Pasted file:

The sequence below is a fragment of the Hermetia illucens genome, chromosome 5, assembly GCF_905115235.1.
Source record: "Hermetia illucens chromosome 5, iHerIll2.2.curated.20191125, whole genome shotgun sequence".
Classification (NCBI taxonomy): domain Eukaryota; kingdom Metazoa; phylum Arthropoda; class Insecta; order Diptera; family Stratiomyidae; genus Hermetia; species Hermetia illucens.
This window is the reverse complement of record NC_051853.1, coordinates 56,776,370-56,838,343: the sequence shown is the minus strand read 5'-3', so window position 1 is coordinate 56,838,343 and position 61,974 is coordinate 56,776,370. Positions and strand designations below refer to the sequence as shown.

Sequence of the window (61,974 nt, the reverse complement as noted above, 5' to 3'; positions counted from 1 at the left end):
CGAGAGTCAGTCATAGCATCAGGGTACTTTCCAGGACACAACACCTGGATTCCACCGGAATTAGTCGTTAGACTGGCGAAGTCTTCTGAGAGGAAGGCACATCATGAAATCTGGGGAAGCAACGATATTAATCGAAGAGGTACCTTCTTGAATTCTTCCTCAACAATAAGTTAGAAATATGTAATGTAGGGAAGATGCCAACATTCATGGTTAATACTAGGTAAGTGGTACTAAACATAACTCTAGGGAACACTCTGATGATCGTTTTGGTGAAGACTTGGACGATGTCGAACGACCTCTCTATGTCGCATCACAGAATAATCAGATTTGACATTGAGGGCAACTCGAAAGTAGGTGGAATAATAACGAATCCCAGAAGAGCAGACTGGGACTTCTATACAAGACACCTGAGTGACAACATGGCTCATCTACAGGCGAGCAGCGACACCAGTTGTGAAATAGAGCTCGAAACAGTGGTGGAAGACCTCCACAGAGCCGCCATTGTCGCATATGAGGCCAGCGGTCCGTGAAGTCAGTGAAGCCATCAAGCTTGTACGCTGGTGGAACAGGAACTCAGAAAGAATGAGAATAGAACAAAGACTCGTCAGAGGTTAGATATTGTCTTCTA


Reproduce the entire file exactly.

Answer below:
The sequence below is a fragment of the Hermetia illucens genome, chromosome 5, assembly GCF_905115235.1.
Source record: "Hermetia illucens chromosome 5, iHerIll2.2.curated.20191125, whole genome shotgun sequence".
Classification (NCBI taxonomy): domain Eukaryota; kingdom Metazoa; phylum Arthropoda; class Insecta; order Diptera; family Stratiomyidae; genus Hermetia; species Hermetia illucens.
This window is the reverse complement of record NC_051853.1, coordinates 56,776,370-56,838,343: the sequence shown is the minus strand read 5'-3', so window position 1 is coordinate 56,838,343 and position 61,974 is coordinate 56,776,370. Positions and strand designations below refer to the sequence as shown.

Sequence of the window (61,974 nt, the reverse complement as noted above, 5' to 3'; positions counted from 1 at the left end):
CGAGAGTCAGTCATAGCATCAGGGTACTTTCCAGGACACAACACCTGGATTCCACCGGAATTAGTCGTTAGACTGGCGAAGTCTTCTGAGAGGAAGGCACATCATGAAATCTGGGGAAGCAACGATATTAATCGAAGAGGTACCTTCTTGAATTCTTCCTCAACAATAAGTTAGAAATATGTAATGTAGGGAAGATGCCAACATTCATGGTTAATACTAGGTAAGTGGTACTAAACATAACTCTAGGGAACACTCTGATGATCGTTTTGGTGAAGACTTGGACGATGTCGAACGACCTCTCTATGTCGCATCACAGAATAATCAGATTTGACATTGAGGGCAACTCGAAAGTAGGTGGAATAATAACGAATCCCAGAAGAGCAGACTGGGACTTCTATACAAGACACCTGAGTGACAACATGGCTCATCTACAGGCGAGCAGCGACACCAGTTGTGAAATAGAGCTCGAAACAGTGGTGGAAGACCTCCACAGAGCCGCCATTGTCGCATATGAGGCCAGCGGTCCGTGAAGTCAGTGAAGCCATCAAGCTTGTACGCTGGTGGAACAGGAACTCAGAAAGAATGAGAATAGAACAAAGACTCGTCAGAGGTTAGATATTGTCTTCTA